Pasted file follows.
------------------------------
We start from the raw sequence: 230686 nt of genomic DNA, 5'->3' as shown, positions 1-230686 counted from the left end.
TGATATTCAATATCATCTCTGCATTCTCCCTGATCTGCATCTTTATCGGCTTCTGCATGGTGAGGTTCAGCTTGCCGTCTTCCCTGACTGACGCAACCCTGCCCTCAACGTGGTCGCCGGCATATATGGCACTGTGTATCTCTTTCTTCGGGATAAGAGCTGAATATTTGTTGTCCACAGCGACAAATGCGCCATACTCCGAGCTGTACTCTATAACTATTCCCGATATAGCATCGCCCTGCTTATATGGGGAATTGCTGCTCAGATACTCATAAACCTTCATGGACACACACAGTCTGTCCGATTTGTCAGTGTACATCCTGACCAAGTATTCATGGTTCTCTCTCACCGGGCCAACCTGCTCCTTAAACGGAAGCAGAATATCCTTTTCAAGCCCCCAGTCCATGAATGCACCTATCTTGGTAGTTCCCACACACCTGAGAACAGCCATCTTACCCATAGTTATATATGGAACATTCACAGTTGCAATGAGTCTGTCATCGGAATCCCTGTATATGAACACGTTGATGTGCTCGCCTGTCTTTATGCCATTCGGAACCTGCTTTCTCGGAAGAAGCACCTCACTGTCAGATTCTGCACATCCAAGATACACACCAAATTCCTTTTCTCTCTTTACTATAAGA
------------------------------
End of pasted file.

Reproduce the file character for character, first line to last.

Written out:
We start from the raw sequence: 230686 nt of genomic DNA, 5'->3' as shown, positions 1-230686 counted from the left end.
TGATATTCAATATCATCTCTGCATTCTCCCTGATCTGCATCTTTATCGGCTTCTGCATGGTGAGGTTCAGCTTGCCGTCTTCCCTGACTGACGCAACCCTGCCCTCAACGTGGTCGCCGGCATATATGGCACTGTGTATCTCTTTCTTCGGGATAAGAGCTGAATATTTGTTGTCCACAGCGACAAATGCGCCATACTCCGAGCTGTACTCTATAACTATTCCCGATATAGCATCGCCCTGCTTATATGGGGAATTGCTGCTCAGATACTCATAAACCTTCATGGACACACACAGTCTGTCCGATTTGTCAGTGTACATCCTGACCAAGTATTCATGGTTCTCTCTCACCGGGCCAACCTGCTCCTTAAACGGAAGCAGAATATCCTTTTCAAGCCCCCAGTCCATGAATGCACCTATCTTGGTAGTTCCCACACACCTGAGAACAGCCATCTTACCCATAGTTATATATGGAACATTCACAGTTGCAATGAGTCTGTCATCGGAATCCCTGTATATGAACACGTTGATGTGCTCGCCTGTCTTTATGCCATTCGGAACCTGCTTTCTCGGAAGAAGCACCTCACTGTCAGATTCTGCACATCCAAGATACACACCAAATTCCTTTTCTCTCTTTACTATAAGA